It’s not easy breaking into show biz. Especially when you aren’t exactly loaded with talent. But Malcolm Fox won’t let a little thing like that hold him back.
Actually, it isn’t the show-business part of his life that bothers him as much as the romantic part—or the lack thereof. At twenty-six, Malcolm has never been in love. He lives in San Diego with his roommate, Beth, another struggling actor, and each of them is just as unsuccessful as the other. While Malcolm toddles off to this audition and that, he ponders the lack of excitement in his life. The lack of purpose. The lack of a man.
Then Beth’s brother moves in.
Freshly imported from Missouri of all places, Cory Williams is a towering hunk of muscles and innocence, and Malcolm is gobsmacked by the sexiness of his new roomie from the start. When infatuation enters the picture, Malcolm knows he’s really in trouble. After all, Cory is straight!
At least, that’s the general consensus.
This is the kind of book I expect from John Inman - sweet, funny, with sexy times sprinkled in, about two men falling in love.
Malcolm Fox lives in San Diego with his best friend and roommate, Beth. Both of them are struggling actors who don't have much success in that field, so both have to hold down other jobs to make ends meet. Malcolm has also never been in love, in all of his 26 years, and probably wouldn't know love if it jumped up and bit him in the ass.
Malcolm initially comes across as snarky, shallow, and full of himself, which is even more evident when he addresses the reader directly. I usually don't like that in a book but it worked here for some reason to establish Malcolm's personality as a somewhat neurotic wanna-be actor.
Then Beth drops a bombshell - her brother, Cory, is moving to San Diego, and oh, by the way, here's the landlord with the foldaway bed that will be in Malcolm's room, and oh, by the way, he has a dog and a snake coming with him, and oh, by the way, he'll be here in 5 minutes. Surprise!!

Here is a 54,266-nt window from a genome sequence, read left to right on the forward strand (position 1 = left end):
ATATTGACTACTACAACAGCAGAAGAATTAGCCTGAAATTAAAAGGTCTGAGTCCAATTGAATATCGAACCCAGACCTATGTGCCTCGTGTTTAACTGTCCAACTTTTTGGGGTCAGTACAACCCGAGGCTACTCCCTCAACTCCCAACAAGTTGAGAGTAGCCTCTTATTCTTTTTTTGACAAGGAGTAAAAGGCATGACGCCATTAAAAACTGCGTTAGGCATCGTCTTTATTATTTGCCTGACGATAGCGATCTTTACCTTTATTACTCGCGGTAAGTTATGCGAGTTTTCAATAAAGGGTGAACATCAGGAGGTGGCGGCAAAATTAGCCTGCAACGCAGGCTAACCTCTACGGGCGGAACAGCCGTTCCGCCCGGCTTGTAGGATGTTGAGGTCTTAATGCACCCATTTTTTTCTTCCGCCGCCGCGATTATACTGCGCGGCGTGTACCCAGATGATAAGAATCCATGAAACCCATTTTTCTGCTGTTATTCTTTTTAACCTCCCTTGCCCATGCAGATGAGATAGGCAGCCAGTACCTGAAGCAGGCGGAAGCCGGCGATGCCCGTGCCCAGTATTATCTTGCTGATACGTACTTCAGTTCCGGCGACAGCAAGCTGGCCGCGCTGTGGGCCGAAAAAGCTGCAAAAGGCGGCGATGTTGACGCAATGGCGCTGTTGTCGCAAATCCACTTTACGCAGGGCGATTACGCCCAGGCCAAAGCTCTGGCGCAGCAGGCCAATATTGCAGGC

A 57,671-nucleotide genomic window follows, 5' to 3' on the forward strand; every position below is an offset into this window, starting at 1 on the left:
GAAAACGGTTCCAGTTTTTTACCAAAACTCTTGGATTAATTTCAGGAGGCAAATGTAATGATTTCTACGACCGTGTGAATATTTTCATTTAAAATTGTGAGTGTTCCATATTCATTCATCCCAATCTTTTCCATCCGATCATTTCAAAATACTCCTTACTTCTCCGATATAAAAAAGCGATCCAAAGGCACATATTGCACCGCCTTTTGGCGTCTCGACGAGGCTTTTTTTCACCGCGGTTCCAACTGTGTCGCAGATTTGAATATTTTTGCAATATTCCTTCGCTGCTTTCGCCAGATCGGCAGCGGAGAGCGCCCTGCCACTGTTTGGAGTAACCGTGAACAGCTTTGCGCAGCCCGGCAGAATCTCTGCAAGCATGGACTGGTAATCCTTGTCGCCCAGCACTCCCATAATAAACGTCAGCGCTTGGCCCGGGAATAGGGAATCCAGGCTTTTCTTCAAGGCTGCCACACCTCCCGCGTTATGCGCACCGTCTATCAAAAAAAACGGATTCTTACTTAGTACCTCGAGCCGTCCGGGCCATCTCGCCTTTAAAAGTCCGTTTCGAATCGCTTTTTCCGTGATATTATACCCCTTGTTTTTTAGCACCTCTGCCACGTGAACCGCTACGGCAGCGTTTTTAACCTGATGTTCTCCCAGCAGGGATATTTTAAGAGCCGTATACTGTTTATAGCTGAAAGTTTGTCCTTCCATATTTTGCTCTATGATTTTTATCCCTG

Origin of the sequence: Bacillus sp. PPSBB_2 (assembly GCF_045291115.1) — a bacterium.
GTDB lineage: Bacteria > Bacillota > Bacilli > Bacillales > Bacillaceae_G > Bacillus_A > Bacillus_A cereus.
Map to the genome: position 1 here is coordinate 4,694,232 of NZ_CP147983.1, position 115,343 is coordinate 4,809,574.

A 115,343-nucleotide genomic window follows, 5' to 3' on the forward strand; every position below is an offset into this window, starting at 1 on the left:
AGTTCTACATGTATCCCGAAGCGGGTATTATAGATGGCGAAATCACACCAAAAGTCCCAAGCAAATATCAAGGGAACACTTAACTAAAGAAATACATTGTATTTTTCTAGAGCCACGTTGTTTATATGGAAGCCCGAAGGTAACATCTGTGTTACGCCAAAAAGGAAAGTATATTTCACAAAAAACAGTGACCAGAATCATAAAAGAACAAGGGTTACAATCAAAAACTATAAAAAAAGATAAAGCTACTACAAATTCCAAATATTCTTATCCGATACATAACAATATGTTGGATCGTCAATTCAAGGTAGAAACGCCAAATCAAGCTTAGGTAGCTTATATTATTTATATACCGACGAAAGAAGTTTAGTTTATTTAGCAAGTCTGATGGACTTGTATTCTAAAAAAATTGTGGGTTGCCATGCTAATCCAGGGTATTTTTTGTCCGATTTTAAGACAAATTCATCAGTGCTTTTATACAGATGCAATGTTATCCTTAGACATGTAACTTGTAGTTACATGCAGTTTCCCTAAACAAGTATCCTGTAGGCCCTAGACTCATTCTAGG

Some friend, huh? Malcolm is freaking out, while Beth isn't very apologetic at all about springing this on him, but then Cory is there, and OMG, he's HAWT, and Malcolm's freak-out starts anew for a different reason.
Cory is super nice and kind, not to mention a really tall glass of water in a barren desert, but, as Beth reminds them, also straight. According to Beth. Poor Malcolm. The object of his arousal, that hot piece of man-meat, isn't gay. But he's nice, oh so nice, and kind, and just the sweetest guy, apologizing for possibly being an imposition, but Malcolm waves it away, and is all, of course you're welcome here, and I'm not scared of your massive dog, and only a little bit of that snake you brought with you, though I'd like the one in your pants, OMG, no, you're straight.
Of course, this wouldn't be a John Inman humorous romance if we didn't have shenanigans, which start immediately with the rats meant for the snake "running off", and Malcolm having wild fantasies about Cory, and suffering this infatuation with the straight guy, and Malcolm's mom, Viv, and the Tarot reading, and Cory's snake escaping the enclosure, and maybe Cory not being as straight as his sister thinks.
Since the entire book is told from Malcolm's first person POV, we don't get a whole lot of direct insight to Cory, and Malcolm isn't a very reliable narrator either, since he is a bit oblivious. Okay, he's a lot oblivious for quite some time, until Cory more or less spells it out for him.
Their romance itself is super easy once it actually begins, other than Malcolm's doubts about what love is (see above about never having been in love), and having to sort of keep it secret from Beth for a bit. This story is basically super light-hearted, super fluffy, snarky-hilarious and not-at-all-serious fun, with an implied HEA - the kind of story that defines John Inman romances for me.
I thoroughly enjoyed reading it, and I think you will too.
** I received a free copy of this book from its publisher. A positive review was not promised in return. **
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